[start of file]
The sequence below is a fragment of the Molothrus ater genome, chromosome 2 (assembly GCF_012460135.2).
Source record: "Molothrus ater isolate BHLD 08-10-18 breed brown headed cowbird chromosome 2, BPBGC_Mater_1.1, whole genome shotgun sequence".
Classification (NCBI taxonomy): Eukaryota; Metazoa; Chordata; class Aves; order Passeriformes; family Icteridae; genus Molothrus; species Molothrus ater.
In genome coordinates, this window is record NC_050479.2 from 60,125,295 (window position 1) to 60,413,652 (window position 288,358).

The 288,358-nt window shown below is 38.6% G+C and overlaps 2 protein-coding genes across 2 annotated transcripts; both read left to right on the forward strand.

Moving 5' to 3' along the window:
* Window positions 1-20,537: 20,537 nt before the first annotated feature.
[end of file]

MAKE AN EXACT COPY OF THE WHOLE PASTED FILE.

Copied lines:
The sequence below is a fragment of the Molothrus ater genome, chromosome 2 (assembly GCF_012460135.2).
Source record: "Molothrus ater isolate BHLD 08-10-18 breed brown headed cowbird chromosome 2, BPBGC_Mater_1.1, whole genome shotgun sequence".
Classification (NCBI taxonomy): Eukaryota; Metazoa; Chordata; class Aves; order Passeriformes; family Icteridae; genus Molothrus; species Molothrus ater.
In genome coordinates, this window is record NC_050479.2 from 60,125,295 (window position 1) to 60,413,652 (window position 288,358).

The 288,358-nt window shown below is 38.6% G+C and overlaps 2 protein-coding genes across 2 annotated transcripts; both read left to right on the forward strand.

Moving 5' to 3' along the window:
* Window positions 1-20,537: 20,537 nt before the first annotated feature.